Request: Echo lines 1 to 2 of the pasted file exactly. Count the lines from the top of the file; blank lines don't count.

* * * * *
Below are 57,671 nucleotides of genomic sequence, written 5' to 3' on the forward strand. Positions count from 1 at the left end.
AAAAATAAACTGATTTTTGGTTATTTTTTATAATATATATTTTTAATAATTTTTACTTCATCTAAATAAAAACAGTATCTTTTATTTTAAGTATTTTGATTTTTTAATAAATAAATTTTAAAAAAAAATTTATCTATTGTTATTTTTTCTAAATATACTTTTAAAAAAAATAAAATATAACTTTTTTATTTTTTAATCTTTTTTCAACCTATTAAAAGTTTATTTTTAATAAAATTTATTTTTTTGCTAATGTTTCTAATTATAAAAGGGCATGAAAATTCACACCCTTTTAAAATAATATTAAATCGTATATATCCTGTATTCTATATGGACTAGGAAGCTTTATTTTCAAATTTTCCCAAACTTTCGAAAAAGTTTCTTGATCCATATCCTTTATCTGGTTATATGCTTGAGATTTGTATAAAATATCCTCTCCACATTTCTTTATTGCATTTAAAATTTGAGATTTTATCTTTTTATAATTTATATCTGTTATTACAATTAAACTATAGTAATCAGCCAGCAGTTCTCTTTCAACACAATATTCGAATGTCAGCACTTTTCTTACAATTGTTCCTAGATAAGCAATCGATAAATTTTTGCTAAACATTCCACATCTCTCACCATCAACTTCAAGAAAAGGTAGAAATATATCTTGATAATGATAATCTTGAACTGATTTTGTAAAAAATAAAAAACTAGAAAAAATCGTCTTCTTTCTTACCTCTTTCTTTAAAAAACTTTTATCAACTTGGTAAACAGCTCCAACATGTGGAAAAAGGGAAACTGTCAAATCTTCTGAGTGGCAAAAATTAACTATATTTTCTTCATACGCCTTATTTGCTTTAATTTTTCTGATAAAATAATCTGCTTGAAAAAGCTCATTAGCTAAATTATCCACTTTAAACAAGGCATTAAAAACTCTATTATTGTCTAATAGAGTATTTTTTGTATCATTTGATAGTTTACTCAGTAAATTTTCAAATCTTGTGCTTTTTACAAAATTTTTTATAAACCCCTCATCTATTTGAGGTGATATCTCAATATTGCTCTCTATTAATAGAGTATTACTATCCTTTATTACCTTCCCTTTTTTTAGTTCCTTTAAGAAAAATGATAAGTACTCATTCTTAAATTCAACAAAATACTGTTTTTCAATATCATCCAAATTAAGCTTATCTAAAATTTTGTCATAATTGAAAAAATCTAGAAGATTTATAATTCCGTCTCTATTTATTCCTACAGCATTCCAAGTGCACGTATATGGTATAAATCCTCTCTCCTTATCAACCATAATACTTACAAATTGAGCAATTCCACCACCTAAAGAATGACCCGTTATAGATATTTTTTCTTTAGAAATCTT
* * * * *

Below are 57,671 nucleotides of genomic sequence, written 5' to 3' on the forward strand. Positions count from 1 at the left end.
AAAAATAAACTGATTTTTGGTTATTTTTTATAATATATATTTTTAATAATTTTTACTTCATCTAAATAAAAACAGTATCTTTTATTTTAAGTATTTTGATTTTTTAATAAATAAATTTTAAAAAAAAATTTATCTATTGTTATTTTTTCTAAATATACTTTTAAAAAAAATAAAATATAACTTTTTTATTTTTTAATCTTTTTTCAACCTATTAAAAGTTTATTTTTAATAAAATTTATTTTTTTGCTAATGTTTCTAATTATAAAAGGGCATGAAAATTCACACCCTTTTAAAATAATATTAAATCGTATATATCCTGTATTCTATATGGACTAGGAAGCTTTATTTTCAAATTTTCCCAAACTTTCGAAAAAGTTTCTTGATCCATATCCTTTATCTGGTTATATGCTTGAGATTTGTATAAAATATCCTCTCCACATTTCTTTATTGCATTTAAAATTTGAGATTTTATCTTTTTATAATTTATATCTGTTATTACAATTAAACTATAGTAATCAGCCAGCAGTTCTCTTTCAACACAATATTCGAATGTCAGCACTTTTCTTACAATTGTTCCTAGATAAGCAATCGATAAATTTTTGCTAAACATTCCACATCTCTCACCATCAACTTCAAGAAAAGGTAGAAATATATCTTGATAATGATAATCTTGAACTGATTTTGTAAAAAATAAAAAACTAGAAAAAATCGTCTTCTTTCTTACCTCTTTCTTTAAAAAACTTTTATCAACTTGGTAAACAGCTCCAACATGTGGAAAAAGGGAAACTGTCAAATCTTCTGAGTGGCAAAAATTAACTATATTTTCTTCATACGCCTTATTTGCTTTAATTTTTCTGATAAAATAATCTGCTTGAAAAAGCTCATTAGCTAAATTATCCACTTTAAACAAGGCATTAAAAACTCTATTATTGTCTAATAGAGTATTTTTTGTATCATTTGATAGTTTACTCAGTAAATTTTCAAATCTTGTGCTTTTTACAAAATTTTTTATAAACCCCTCATCTATTTGAGGTGATATCTCAATATTGCTCTCTATTAATAGAGTATTACTATCCTTTATTACCTTCCCTTTTTTTAGTTCCTTTAAGAAAAATGATAAGTACTCATTCTTAAATTCAACAAAATACTGTTTTTCAATATCATCCAAATTAAGCTTATCTAAAATTTTGTCATAATTGAAAAAATCTAGAAGATTTATAATTCCGTCTCTATTTATTCCTACAGCATTCCAAGTGCACGTATATGGTATAAATCCTCTCTCCTTATCAACCATAATACTTACAAATTGAGCAATTCCACCACCTAAAGAATGACCCGTTATAGATATTTTTTCTTTAGAAATCTT